For centuries, Londoners have unable to resist the thrill of a good gamble. From grisly animal fights in working-class pubs to ridiculous high society wagers that function as a form of conspicuous consumption for the super-rich, this city has seen it all. Here are some of the downright wackiest.
London’s exclusive gentlemen’s clubs have always been hotbeds of hedonism, and that includes a whole lot of ridiculous wagers. But it was at White’s, the oldest and probably the poshest of them all, where perhaps the most breathtakingly stupid and tragic bet of all time was set when one member challenged another to see if his manservant “could breathe unaided underwater for 12 hours”. Reader, he could not.
Here’s another ridiculous bet from clubland, this time courtesy of the now-defunct National Sporting Club. The story goes that American financier John Pierpont Morgan and Hugh Cecil Lowther, the 5th Earl of Lonsdale spent an evening here in 1907 arguing whether or not a man could walk around the world without being recognised. Harry Bensley, a notorious rake, overheard their conversation and volunteered himself for the task.
However, Bensley’s great-grandson contests that his ancestor was obliged to take part as a forfeit for outstanding gambling debts. That might explain a bizarre twist in the wager: Bensley would have to wear an iron mask and push a pram for the entirety of his travels. Bensley duly left Trafalgar Square in this get-up the following year, and rumours of his exploits including an arrest, hundreds of marriage proposals, and a possible encounter with the King abound. Sadly, the accuracy of such tales are questionable, and there’s no concrete evidence that Bensley ever left England.
Of course, betting isn’t just for toffs; London’s pubs have a rich, if sometimes gruesome, history as places for the working class to have a flutter. The Queen’s Head in Piccadilly was one such den of iniquity, hosting ‘ratting’ contests — a cruel sport which involved betting on how many rats a dog could maul within a specific time frame. The pub, which dates back to 1736, is still around today and still displays a photo taken at one such contests today.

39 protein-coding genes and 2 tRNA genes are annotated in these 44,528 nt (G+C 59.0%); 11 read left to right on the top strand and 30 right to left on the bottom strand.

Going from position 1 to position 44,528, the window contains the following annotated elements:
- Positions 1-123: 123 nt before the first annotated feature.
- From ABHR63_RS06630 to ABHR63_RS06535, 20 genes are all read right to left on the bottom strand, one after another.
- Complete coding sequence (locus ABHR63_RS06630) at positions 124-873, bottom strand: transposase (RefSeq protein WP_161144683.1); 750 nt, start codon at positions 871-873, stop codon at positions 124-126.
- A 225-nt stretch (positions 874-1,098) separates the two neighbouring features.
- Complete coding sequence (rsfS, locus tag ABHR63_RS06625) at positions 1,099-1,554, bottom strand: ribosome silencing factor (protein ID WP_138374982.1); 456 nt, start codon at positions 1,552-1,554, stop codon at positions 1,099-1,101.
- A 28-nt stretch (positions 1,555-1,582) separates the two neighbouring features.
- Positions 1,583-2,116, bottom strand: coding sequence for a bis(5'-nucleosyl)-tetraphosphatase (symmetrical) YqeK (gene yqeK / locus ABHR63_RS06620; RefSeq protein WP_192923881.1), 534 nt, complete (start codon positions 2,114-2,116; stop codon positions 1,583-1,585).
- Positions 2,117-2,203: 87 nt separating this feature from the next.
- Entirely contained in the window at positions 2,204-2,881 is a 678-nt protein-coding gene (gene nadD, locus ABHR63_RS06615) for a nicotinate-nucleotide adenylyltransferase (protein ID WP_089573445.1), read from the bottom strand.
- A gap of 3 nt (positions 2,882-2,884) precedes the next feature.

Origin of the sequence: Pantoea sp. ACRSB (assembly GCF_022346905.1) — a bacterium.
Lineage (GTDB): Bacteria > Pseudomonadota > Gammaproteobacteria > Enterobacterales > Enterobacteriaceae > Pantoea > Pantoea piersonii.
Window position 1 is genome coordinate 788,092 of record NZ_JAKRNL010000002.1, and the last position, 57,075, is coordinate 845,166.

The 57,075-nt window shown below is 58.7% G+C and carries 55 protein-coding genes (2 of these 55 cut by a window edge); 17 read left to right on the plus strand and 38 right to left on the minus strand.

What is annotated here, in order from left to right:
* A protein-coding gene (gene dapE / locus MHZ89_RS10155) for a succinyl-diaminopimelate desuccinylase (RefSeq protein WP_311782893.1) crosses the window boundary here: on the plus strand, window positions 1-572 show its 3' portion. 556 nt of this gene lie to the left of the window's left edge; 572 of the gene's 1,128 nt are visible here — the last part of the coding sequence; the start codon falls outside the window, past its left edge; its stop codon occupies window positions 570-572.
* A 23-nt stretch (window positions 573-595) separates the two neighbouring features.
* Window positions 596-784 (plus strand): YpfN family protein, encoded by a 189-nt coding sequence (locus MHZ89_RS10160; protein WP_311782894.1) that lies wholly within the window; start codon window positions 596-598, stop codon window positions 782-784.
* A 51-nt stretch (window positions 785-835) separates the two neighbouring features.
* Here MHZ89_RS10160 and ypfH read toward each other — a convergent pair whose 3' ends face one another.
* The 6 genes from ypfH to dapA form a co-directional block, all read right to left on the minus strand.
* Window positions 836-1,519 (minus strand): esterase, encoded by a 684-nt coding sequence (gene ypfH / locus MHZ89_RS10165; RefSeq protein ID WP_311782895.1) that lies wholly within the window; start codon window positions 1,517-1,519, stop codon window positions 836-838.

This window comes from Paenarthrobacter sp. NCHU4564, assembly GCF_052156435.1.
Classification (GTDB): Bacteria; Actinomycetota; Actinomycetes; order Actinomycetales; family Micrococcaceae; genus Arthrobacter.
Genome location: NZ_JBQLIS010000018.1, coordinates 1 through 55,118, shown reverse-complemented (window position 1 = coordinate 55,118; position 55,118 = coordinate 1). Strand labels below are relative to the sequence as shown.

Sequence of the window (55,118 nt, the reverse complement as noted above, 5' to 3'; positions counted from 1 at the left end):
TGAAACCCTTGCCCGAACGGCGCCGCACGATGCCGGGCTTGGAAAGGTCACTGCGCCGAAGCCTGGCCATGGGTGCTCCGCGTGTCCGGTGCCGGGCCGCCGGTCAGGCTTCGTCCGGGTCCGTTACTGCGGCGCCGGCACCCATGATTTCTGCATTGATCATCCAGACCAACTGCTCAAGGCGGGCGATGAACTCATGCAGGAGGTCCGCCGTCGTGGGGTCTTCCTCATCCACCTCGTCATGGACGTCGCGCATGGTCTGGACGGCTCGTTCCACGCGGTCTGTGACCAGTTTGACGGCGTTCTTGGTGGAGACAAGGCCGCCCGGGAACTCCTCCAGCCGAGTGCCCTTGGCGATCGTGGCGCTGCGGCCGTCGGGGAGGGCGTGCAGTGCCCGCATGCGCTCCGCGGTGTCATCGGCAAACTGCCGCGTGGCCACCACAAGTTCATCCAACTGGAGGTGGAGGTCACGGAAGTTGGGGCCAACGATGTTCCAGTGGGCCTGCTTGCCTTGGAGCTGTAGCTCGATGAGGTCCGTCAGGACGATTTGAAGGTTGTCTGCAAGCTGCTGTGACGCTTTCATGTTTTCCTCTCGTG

Known in some quarters as the ‘Ugly Count’, Swiss-born aristocrat John Heidegger was renowned for his, ahem, unconventional looks. So vile was his visage that the man himself didn’t believe that there was anyone uglier in all of London. However, Philip Dormer Stanhope, 4th Earl of Chesterfield took up the challenge to prove him wrong. The earl eventually found a woman who he deemed uglier than Heidegger. However, when the latter tried on the former’s hat, he was declared the winner.
Ok, so this one isn’t a weird wager per se, but it’d be remiss of us not to mention the Kray twins in an article about London’s gambling culture. And this story’s a real doozy. It begins with the late artist Lucian Freud, a notorious gambler who was eventually banned from the racetracks due to his debts.
For a time, his addiction was fed by none other than the Kray twins — according to the painter himself, he once owed these notorious East End gangsters half a million pounds. The twins had fed his gambling addiction for some time, but he was only able to pay them back incrementally, and once even cancelled an exhibition for fear of retribution.
A recent biography includes an anecdote from Freud’s friend, Lord Rothschild, who recalled the artist saying “If I don’t give them £1,000, they’ll cut my hand off.’ Thankfully, the painter’s illustrious friends were able to stump up the cash and his digits remained intact.
William Crockford had a humble start in life. Born to a fishmonger in Temple Bar in 1776, he initially inherited his father’s profession. However, he had a knack for numbers and odds calculation, and by his mid-twenties he’d become a professional gambler. By 1827, things had really taken off for Crockford and — as the story goes — it was all down to a single bet.
During a single game of Hazard, a popular dice game of the Regency era, Crockford allegedly won an eye-watering £100,000 (that’s over £1.6 million in today’s money). He used the money to found his gambling empire: the notoriously fancy Crockford Club which played host to many an aristocrat and socialite, including the Duke of Wellington.
In 1809, a young Londoner named Theodore Hook bet his friend Samuel Beazeley that he could turn any house in London into the capital’s most-talked-about address for a week. To achieve this, he wrote thousands of letters under the name of Mrs Tottenham requesting that goods, visitors and other forms of assistance be sent to her home of 54 Berners Street in Westminster.
And thus, the Berners Street Hoax was born. On 27 November, Mrs Tottenham received a dozen chimney sweeps, several fishmongers and cakemakers, and even a man with a “large organ” (no innuendo intended). The commotion tempted even more onlookers, including such luminaries as the Mayor of London and the Archbishop of Canterbury.